Mali: Infrastructure

Climate change is expected to significantly affect Mali’s infrastructure sector through extreme weather events, such as flooding and droughts (Figure 12). High precipitation amounts can lead to flooding of roads, while high temperatures can cause roads, bridges and protective structures to develop cracks and degrade more quickly. Transport infrastructure is very vulnerable to extreme weather events, yet essential for social, economic and agricultural livelihoods. Roads serve communities to trade their goods and access healthcare, education, credit as well as other services, especially in rural and remote areas. The absence of railways, seasonal navigability of the Niger River and limited airport facilities increase Mali’s reliance on road transportation. Yet, Mali has one of the lowest road densities in Africa with an average of 38 km / 1 000 km² [24]. Furthermore, only 17 % of Mali’s rural population lives within 2 km of an all-season road, which is 60 % below the African average [24]. Therefore, investments will have to be made into building climate-resilient road networks.

Extreme weather events will also have devastating effects on human settlements and economic production sites, especially in urban areas with high population densities like Bamako or Sikasso. Informal settlements are particularly vulnerable to extreme weather events: Makeshift homes are often built in unstable geographical locations including river banks, where flooding can lead to loss of housing, contamination of water, injury or death. Dwellers usually have low adaptive capacity to respond to such events due to high levels of poverty and a lack of risk-reducing infrastructures. For example, heavy rains in July and August 2018 caused flooding in different regions across Mali, particularly affecting communities along the Niger River including Bamako, Gao, Koulikoro, Mopti, Segou and Timbuktu [25]. A total of 137 000 people were affected (the highest number compared to the previous 6 years), 6 350 houses were destroyed and 2 680 head of cattle were killed [25]. Flooding and droughts will also affect hydropower generation: Mali draws 60 % of its energy from hydropower, with a total installed capacity of 528 MW in 2014 [26]. However, variability in precipitation and climatic conditions could severely disrupt hydropower generation.

Despite the risk of infrastructure damage being likely to increase due to climate change, precise predictions of the location and the extent of exposure are difficult to make. For example, projections of river flood events are subject to substantial modelling uncertainty, largely due to the uncertainty of future projections of precipitation amounts and their spatial distribution, affecting flood occurrence (see also Figure 4). In the case of Mali, projections for both RCP2.6 and RCP6.0 show almost no change in the exposure of major roads to river floods. In 2000, 1.7 % of major roads were exposed to river floods at least once a year, while by 2080, this value is projected to change to 1.9 % under RCP2.6 and to 2.0 % under RCP6.0. Similarly, exposure of urban land area to river floods is projected to hardly change under either RCP (Figure 13).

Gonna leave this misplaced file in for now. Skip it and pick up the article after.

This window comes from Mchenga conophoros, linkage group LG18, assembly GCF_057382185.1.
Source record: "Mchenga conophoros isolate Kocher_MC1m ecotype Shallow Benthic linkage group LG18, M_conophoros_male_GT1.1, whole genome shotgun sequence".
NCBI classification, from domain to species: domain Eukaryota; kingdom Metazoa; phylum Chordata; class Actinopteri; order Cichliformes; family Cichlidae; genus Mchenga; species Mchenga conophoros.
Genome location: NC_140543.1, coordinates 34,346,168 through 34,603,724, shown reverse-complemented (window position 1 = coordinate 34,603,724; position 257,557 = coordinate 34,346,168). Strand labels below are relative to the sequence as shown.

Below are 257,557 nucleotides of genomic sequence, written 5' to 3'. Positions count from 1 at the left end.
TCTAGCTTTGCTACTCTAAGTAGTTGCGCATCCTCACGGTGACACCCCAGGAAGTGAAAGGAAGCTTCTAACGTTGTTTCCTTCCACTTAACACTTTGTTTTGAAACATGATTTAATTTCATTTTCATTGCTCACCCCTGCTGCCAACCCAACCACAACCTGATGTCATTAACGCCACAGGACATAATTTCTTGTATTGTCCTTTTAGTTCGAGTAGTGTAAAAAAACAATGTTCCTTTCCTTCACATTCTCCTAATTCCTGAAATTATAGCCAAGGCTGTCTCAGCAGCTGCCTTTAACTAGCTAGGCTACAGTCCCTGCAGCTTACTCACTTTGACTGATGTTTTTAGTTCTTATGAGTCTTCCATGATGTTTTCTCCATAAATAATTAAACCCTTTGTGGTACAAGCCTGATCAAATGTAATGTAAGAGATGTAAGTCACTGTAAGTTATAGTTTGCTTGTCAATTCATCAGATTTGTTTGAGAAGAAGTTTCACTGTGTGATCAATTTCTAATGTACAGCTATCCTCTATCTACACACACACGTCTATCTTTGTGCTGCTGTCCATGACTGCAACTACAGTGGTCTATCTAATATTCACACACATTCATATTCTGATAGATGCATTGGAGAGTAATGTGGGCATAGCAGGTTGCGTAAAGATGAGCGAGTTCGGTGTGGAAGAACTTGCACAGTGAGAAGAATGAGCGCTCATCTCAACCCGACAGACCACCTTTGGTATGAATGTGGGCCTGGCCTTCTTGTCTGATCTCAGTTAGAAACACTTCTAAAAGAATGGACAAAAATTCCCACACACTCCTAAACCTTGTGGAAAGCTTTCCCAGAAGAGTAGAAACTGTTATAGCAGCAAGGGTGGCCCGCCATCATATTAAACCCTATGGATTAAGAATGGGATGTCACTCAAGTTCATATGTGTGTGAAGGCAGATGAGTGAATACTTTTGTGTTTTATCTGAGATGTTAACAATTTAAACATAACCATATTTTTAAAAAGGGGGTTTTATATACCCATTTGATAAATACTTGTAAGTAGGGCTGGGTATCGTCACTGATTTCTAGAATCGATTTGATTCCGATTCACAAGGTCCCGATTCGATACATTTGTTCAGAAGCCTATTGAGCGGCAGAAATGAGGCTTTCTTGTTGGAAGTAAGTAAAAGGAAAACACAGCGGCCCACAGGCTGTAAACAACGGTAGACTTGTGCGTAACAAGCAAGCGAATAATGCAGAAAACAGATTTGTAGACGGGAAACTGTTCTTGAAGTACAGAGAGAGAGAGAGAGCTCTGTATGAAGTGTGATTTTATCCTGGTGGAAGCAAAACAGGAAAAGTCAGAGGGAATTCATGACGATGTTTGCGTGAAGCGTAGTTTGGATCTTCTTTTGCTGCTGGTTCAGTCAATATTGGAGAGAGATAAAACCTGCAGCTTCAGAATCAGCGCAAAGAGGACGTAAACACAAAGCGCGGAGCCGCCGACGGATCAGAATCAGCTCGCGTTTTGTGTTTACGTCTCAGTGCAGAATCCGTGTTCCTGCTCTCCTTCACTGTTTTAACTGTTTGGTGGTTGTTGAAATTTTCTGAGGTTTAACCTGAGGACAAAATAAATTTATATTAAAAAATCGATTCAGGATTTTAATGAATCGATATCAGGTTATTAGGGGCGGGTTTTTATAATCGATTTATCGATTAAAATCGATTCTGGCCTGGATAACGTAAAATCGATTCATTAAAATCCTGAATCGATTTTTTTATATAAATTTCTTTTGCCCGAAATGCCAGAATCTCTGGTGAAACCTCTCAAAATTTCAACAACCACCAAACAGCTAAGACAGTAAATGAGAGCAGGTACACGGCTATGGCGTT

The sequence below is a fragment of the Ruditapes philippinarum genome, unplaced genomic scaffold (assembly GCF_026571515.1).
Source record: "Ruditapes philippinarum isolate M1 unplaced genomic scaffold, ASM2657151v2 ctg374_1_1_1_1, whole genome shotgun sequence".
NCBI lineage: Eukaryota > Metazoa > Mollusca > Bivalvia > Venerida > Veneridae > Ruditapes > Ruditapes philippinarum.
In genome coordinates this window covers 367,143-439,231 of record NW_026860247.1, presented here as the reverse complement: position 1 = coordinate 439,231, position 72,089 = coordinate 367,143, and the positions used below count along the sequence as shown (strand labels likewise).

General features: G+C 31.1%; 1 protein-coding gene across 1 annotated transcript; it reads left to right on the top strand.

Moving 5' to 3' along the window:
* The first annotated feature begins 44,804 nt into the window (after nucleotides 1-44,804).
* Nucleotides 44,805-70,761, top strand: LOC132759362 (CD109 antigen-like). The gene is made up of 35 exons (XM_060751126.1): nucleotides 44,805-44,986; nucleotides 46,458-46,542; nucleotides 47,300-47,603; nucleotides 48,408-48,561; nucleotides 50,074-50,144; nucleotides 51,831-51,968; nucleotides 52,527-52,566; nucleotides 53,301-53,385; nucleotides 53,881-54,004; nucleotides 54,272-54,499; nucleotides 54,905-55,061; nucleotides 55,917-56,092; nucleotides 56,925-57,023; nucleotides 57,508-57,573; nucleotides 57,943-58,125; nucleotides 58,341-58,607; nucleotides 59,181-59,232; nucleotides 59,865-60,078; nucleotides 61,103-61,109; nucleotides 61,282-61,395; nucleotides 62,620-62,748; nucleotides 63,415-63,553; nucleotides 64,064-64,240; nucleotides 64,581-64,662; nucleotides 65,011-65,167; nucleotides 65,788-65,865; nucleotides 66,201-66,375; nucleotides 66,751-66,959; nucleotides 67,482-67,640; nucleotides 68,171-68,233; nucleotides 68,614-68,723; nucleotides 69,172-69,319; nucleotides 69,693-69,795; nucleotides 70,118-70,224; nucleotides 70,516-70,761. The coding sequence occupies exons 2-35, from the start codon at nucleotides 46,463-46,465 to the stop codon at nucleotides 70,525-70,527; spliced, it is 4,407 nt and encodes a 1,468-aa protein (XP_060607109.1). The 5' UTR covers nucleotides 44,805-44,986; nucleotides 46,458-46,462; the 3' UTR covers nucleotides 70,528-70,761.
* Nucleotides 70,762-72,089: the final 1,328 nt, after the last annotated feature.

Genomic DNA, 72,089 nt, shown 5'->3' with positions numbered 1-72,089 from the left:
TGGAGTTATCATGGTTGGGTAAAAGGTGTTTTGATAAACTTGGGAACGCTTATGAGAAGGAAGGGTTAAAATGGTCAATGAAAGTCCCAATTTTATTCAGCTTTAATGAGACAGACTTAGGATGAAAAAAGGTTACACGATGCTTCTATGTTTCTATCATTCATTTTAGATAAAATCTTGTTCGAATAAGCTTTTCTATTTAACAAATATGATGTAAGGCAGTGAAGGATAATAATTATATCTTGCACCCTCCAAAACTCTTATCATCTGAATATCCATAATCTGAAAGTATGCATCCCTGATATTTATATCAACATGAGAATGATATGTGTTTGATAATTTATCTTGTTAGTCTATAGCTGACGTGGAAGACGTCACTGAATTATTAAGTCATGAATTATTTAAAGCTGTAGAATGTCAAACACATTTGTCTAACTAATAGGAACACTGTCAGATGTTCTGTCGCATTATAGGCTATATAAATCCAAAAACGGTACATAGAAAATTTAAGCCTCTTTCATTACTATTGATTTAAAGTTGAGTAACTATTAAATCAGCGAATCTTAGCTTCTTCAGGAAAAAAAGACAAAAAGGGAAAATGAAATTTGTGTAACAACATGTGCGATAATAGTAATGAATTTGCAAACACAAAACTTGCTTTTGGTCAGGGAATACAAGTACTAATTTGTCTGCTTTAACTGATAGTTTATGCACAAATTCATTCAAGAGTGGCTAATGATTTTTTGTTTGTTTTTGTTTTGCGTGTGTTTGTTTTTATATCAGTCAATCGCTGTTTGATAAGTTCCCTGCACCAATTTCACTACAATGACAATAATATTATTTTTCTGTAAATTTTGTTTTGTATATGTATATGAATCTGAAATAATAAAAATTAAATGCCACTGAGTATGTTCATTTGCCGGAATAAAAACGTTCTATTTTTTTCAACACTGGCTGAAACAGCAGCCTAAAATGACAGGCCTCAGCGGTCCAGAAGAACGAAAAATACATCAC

Figure 12: Projections of major roads exposed to river floods at least once a year for Mali for different GHG emissions scenarios.
Figure 13: Projections of urban land area exposed to river floods at least once a year for Mali for different GHG emissions scenarios.

While three of four models project an increase in the exposure of the GDP to heatwaves, the magnitude of the increase is subject to high modelling uncertainty with one model projecting very strong and two models projecting weaker increases (Figure 14). Median model projections for RCP2.6 show an increase from 2.2 % in 2000 to 8.7 % by 2080, whereas under RCP6.0, exposure is projected to increase to 15.2 %. It is recommended that policy planners start identifying heat-sensitive economic production sites and activities, and integrating climate adaptation strategies, such as improved, solar-powered cooling systems, “cool roof” isolation materials or switching the operating hours from day to night [27].

Figure 14: Exposure of GDP in Mali to heatwaves for different GHG emissions scenarios.


[24] C. Briceño-Garmendia, C. Dominguez, and N. Pushak, “Mali’s Infrastructure: A Continental Perspective,” Washington, D.C., 2011.
[25] OCHA, “Humanitarian Bulletin Mali (July-August 2018),” Bamako, Mali, 2018.
[26] UNIDO and ICSHP, “World Small Hydropower Development Report 2016,” Vienna, Austria and Hangzhou, China, 2016.
[27] M. Dabaieh, O. Wanas, M. A. Hegazy, and E. Johansson, “Reducing Cooling Demands in a Hot Dry Climate: A Simulation Study for Non-Insulated Passive Cool Roof Thermal Performance in Residential Buildings,” Energy Build., vol. 89, pp. 142–152, 2015.